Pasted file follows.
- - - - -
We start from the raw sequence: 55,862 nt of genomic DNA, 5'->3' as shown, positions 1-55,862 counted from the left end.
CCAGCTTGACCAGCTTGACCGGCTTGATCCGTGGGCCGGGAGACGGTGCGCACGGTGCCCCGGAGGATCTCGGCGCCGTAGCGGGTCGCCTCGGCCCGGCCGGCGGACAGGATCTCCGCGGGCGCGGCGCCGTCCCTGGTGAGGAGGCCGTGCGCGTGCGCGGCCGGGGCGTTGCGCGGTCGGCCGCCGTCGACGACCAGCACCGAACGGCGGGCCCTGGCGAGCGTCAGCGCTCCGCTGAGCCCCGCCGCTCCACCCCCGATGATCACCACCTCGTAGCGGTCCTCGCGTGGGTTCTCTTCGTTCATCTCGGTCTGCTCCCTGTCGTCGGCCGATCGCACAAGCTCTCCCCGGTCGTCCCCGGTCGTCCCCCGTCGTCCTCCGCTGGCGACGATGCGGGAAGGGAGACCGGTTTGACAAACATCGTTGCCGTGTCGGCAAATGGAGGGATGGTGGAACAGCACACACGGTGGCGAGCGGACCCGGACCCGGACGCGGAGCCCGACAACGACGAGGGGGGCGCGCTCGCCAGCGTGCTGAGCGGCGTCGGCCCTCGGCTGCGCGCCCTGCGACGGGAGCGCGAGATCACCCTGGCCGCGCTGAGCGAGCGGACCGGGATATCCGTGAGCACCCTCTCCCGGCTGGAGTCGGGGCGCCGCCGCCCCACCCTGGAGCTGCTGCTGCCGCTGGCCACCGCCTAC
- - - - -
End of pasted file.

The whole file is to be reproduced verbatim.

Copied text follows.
We start from the raw sequence: 55,862 nt of genomic DNA, 5'->3' as shown, positions 1-55,862 counted from the left end.
CCAGCTTGACCAGCTTGACCGGCTTGATCCGTGGGCCGGGAGACGGTGCGCACGGTGCCCCGGAGGATCTCGGCGCCGTAGCGGGTCGCCTCGGCCCGGCCGGCGGACAGGATCTCCGCGGGCGCGGCGCCGTCCCTGGTGAGGAGGCCGTGCGCGTGCGCGGCCGGGGCGTTGCGCGGTCGGCCGCCGTCGACGACCAGCACCGAACGGCGGGCCCTGGCGAGCGTCAGCGCTCCGCTGAGCCCCGCCGCTCCACCCCCGATGATCACCACCTCGTAGCGGTCCTCGCGTGGGTTCTCTTCGTTCATCTCGGTCTGCTCCCTGTCGTCGGCCGATCGCACAAGCTCTCCCCGGTCGTCCCCGGTCGTCCCCCGTCGTCCTCCGCTGGCGACGATGCGGGAAGGGAGACCGGTTTGACAAACATCGTTGCCGTGTCGGCAAATGGAGGGATGGTGGAACAGCACACACGGTGGCGAGCGGACCCGGACCCGGACGCGGAGCCCGACAACGACGAGGGGGGCGCGCTCGCCAGCGTGCTGAGCGGCGTCGGCCCTCGGCTGCGCGCCCTGCGACGGGAGCGCGAGATCACCCTGGCCGCGCTGAGCGAGCGGACCGGGATATCCGTGAGCACCCTCTCCCGGCTGGAGTCGGGGCGCCGCCGCCCCACCCTGGAGCTGCTGCTGCCGCTGGCCACCGCCTAC